It is important to note that any such application must be made within six months from the date that the deceased’s Will is probated.

The court has the ability to look at many different factors in determining what is appropriate but in the end, common sense is suppose to prevail. The court has wide latitude in making almost any kind of an Order. It can order a lump sum, periodic payments, payments to third parties or even mortgages against property.One also should note that you cannot contract out of this right. It does not matter what a separation agreement states, this right cannot be extinguished or bartered away.

It is important to note that what forms part of the deceased’s estate is quite wide and wider than what one would have thought have. Assets that the deceased held as joint tenants forms part of the assets. Life insurance proceeds is another common example. The court can freeze any money that it believes forms part of that estate from being administered or distributed.Recently, the Superior Court of Justice in Ontario also injected a component of a moral obligation over and above that of simple dependency. Justice Di Tomaso in the Stevens v. Fisher case, held that a common law spouse who arranged no coverage and left nothing in their old Will to their common law spouse of eleven years, had clearly not made adequate provision for their dependent. Not only that, for eleven years, the common law spouse had been a devoted caregiver and wife. There was an old insurance policy for $84,000.00 which the deceased had named as a beneficiary his previous common law spouse.

The court was not impressed and ordered virtually all of the insurance policy left by the deceased be paid to Ms. Stevens, the devoted common law spouse of eleven years.It may very well be that the deceased simply forgot to do a new Will and to change the beneficiary of his insurance policy.These claims are complex and require the assistance of a lawyer experienced in estate litigation. The lawyers at Dale Streiman Law LLP would be pleased to assist in any claims following under this interesting legal umbrella.

By: Fred Streiman
Fred-Streiman

Succession Planning: Lowering Your Beneficiaries Tax Bill on the Cottage

Date: 07 Mar, 2014

Succession planning is a field of law that deals with wills, probate and estate planning after a person dies. This field of law is largely governed by the Succession Law Reform Act in Ontario but there are a number of other factors that should be considered. One very important consideration is tax, specifically capital gains tax. This is a tax on the increase in value of a capital asset, such as a cottage, while it was owned. When a person is left property in a will, and they are not the deceased’s spouse, capital gains must be paid. The rate on inclusion for tax purposes has changed over the years, but it is safe to say that this tax bill can be large. This is especially true for the family cottage.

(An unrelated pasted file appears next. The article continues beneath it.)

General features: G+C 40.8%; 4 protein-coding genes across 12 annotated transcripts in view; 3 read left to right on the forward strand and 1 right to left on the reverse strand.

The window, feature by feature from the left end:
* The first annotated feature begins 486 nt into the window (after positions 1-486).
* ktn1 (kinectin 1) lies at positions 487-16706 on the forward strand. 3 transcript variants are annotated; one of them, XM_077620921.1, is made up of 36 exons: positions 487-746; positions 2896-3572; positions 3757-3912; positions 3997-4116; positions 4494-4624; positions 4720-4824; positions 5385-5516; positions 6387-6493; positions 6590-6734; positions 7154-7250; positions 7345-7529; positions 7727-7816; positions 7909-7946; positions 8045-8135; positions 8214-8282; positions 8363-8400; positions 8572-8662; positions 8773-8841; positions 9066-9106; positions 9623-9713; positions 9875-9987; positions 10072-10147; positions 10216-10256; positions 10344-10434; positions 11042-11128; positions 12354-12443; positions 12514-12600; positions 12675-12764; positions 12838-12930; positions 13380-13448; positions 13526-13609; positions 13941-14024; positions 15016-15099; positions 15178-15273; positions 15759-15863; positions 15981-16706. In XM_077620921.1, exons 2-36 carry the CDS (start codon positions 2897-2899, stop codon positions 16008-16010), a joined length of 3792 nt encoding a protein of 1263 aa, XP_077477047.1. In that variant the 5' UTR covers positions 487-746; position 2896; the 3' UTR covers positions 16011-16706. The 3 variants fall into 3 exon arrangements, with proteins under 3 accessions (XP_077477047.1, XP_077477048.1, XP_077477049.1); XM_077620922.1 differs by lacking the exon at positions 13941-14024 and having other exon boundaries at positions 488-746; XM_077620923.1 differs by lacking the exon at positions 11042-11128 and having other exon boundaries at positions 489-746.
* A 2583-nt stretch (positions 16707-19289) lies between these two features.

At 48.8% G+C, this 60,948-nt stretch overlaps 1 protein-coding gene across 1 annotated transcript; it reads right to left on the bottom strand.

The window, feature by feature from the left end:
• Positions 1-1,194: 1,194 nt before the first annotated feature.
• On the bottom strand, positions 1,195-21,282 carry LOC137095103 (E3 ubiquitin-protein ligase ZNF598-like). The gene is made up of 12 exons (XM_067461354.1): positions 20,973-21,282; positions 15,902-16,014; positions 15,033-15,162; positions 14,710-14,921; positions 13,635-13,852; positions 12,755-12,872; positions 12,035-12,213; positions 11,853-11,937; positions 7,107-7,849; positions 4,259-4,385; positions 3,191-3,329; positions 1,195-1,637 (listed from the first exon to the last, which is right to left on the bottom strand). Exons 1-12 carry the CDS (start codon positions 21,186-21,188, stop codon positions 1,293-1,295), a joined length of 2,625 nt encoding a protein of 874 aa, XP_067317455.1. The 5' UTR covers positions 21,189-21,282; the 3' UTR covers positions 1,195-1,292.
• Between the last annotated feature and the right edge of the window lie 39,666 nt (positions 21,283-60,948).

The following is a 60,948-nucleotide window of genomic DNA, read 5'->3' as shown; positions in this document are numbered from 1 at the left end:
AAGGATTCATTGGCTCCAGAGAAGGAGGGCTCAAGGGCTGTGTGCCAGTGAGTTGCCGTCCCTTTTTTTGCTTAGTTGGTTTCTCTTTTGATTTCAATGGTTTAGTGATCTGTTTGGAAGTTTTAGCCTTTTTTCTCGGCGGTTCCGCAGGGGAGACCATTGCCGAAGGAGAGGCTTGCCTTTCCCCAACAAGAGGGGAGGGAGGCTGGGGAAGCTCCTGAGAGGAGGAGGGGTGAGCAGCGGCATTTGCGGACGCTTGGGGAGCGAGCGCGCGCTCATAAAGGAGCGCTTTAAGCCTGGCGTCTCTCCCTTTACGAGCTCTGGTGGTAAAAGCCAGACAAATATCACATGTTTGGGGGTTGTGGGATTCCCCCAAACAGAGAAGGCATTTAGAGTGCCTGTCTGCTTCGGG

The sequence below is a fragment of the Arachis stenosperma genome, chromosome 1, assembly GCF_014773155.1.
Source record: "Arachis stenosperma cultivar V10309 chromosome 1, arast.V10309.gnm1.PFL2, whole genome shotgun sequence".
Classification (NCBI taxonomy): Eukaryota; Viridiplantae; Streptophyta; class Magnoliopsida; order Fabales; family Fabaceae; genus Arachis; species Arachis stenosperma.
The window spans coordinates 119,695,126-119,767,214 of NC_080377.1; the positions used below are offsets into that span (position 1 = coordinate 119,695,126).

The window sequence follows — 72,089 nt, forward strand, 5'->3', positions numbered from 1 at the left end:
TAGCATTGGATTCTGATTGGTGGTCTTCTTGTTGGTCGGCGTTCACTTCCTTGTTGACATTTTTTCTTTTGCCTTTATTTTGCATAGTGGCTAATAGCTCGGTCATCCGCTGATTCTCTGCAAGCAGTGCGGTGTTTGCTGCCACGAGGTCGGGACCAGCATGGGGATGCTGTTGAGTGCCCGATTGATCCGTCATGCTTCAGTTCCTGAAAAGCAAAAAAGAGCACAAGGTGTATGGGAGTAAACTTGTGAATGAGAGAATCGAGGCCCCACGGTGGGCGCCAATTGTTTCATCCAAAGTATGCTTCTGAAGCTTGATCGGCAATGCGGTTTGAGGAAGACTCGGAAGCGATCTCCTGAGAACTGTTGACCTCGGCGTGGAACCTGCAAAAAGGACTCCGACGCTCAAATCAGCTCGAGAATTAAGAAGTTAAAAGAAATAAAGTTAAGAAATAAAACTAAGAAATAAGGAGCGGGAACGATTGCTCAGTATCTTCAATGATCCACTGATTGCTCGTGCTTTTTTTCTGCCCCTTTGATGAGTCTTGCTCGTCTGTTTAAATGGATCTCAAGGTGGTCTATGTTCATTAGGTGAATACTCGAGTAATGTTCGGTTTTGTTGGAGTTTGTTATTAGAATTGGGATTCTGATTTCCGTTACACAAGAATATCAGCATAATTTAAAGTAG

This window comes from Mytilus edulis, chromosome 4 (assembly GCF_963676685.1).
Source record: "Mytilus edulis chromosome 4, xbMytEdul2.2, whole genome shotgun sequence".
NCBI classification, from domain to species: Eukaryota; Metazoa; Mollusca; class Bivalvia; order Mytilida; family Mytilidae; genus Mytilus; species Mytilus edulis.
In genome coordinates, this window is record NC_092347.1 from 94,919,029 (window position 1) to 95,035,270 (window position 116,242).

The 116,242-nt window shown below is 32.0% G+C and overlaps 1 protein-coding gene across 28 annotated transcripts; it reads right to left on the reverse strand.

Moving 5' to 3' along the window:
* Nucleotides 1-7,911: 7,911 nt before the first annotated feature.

There is a common scenario in this type of case. A family cottage was purchased for a few thousand dollars decades ago. Over the years the price has ballooned to hundreds of thousands of dollars or maybe more. This appreciation in value attracts a large tax bill which could force the beneficiaries to sell the family cottage in order to pay it off. This defeats the purposes of passing on the family cottage to the next generation. However, it does not have to be this way. With proper succession planning the testator (person making the will) can arrange their affairs in a way that significantly lowers the tax liabilities that the property will attract.

As an example, there are two simple techniques for lowering capital gains obligations that the beneficiaries will owe on the cottage. The first is to gift the cottage to them now. This will attract an immediate capital gains tax which will be lower than the future tax (assuming rates stay the same and property values continue to increase). The second is to take out insurance through a life insurance policy that will cover the expected tax liabilities when the estate is settled.

These are just two examples of the ways that tax implications can effect succession planning. A blog post cannot fully address all the issues surrounding the interplay between tax law and succession planning. Every situation is different and there may be better solutions for you. The lawyers at Dale Streiman Law LLP can help customize a succession plan perfectly tailored to your needs.

By: Fred Streiman and Stephen Duffy
Fred-Streiman